it might be better to frustrate a couple of New Zealanders than 100 of
Wikipedia tells me the following countries typically use the “$” sign in front of numbers in their local currency:
United States, Mexico, Australia, Argentina, New Zealand, Hong Kong, Pacific Island nations, and English-speaking Canada.
Even excluding the US, that’s a combined population of some 200 million or so, I guess. I think this fact is worth at least considering.
One’s conclusion might be, “ah heck, I’ll show it in USD anyway.” One’s conclusion might be, “Better put a ‘USD’ label there”. One’s conclusion might be, “Let’s auto-convert based on geo-location to what we think the user’s currency is”. One’s conclusion might be, “Let’s use geo-location to add a USD label if we think the user is in NZ, AU, AR, etc…” And depending on what you are selling and who you are selling it to, any of these conclusions are okay.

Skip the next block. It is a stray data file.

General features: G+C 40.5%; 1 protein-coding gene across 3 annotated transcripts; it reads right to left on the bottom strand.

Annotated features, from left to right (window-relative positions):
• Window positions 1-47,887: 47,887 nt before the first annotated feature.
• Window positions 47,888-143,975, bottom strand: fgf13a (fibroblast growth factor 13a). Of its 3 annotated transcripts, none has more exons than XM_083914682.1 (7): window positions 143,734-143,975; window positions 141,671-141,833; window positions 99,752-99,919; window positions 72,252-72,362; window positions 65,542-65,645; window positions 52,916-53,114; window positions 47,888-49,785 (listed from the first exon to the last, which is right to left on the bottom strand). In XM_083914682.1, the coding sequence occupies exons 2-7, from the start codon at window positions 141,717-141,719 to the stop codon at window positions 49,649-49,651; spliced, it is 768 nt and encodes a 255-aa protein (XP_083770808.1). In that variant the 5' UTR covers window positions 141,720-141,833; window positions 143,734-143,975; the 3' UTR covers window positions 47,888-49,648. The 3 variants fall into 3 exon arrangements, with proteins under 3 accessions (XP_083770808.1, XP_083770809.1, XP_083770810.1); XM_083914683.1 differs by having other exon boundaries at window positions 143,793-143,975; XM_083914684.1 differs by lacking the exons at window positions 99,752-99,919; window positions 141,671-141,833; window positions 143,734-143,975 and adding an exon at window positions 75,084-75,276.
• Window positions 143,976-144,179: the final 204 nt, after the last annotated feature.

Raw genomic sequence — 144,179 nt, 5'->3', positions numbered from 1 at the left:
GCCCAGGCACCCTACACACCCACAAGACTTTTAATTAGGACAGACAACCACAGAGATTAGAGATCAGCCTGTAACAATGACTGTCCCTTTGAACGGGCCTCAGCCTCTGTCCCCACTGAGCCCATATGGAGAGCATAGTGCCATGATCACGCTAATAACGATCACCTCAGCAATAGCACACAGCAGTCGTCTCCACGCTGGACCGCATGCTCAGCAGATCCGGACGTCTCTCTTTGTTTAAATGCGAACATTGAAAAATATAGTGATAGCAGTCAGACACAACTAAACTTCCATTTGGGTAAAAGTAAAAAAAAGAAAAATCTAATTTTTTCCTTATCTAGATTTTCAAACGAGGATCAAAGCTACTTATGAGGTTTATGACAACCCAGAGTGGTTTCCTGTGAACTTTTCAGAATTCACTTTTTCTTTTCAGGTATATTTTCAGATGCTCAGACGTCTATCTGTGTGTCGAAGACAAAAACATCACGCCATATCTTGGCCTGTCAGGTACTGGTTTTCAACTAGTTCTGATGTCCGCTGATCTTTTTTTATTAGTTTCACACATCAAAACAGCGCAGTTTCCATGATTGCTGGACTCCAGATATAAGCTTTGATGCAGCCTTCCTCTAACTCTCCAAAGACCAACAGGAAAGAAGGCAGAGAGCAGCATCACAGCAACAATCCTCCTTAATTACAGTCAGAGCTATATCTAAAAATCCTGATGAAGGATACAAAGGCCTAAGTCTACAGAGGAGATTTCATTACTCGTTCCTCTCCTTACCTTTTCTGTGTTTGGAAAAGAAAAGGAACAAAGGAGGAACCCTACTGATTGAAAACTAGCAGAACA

My current approach is to show “Buy now for $79” on the main product page. But once you click “Buy now”, I use FastSpring’s magic to auto-convert to the user’s probable currency, with dollar sign and currency TLA. eg. “$96.86 NZD”
I’m currently A/B testing a new product page that doesn’t show the price at all. To see the price the user will need to click on “Buy Now”.
I could go on all day on the topic of pricing in a global context…would love to see firm data from people who have tested this in various contexts. Where’s @patio11 when you need him, with his encyclopaedic knowledge of this stuff?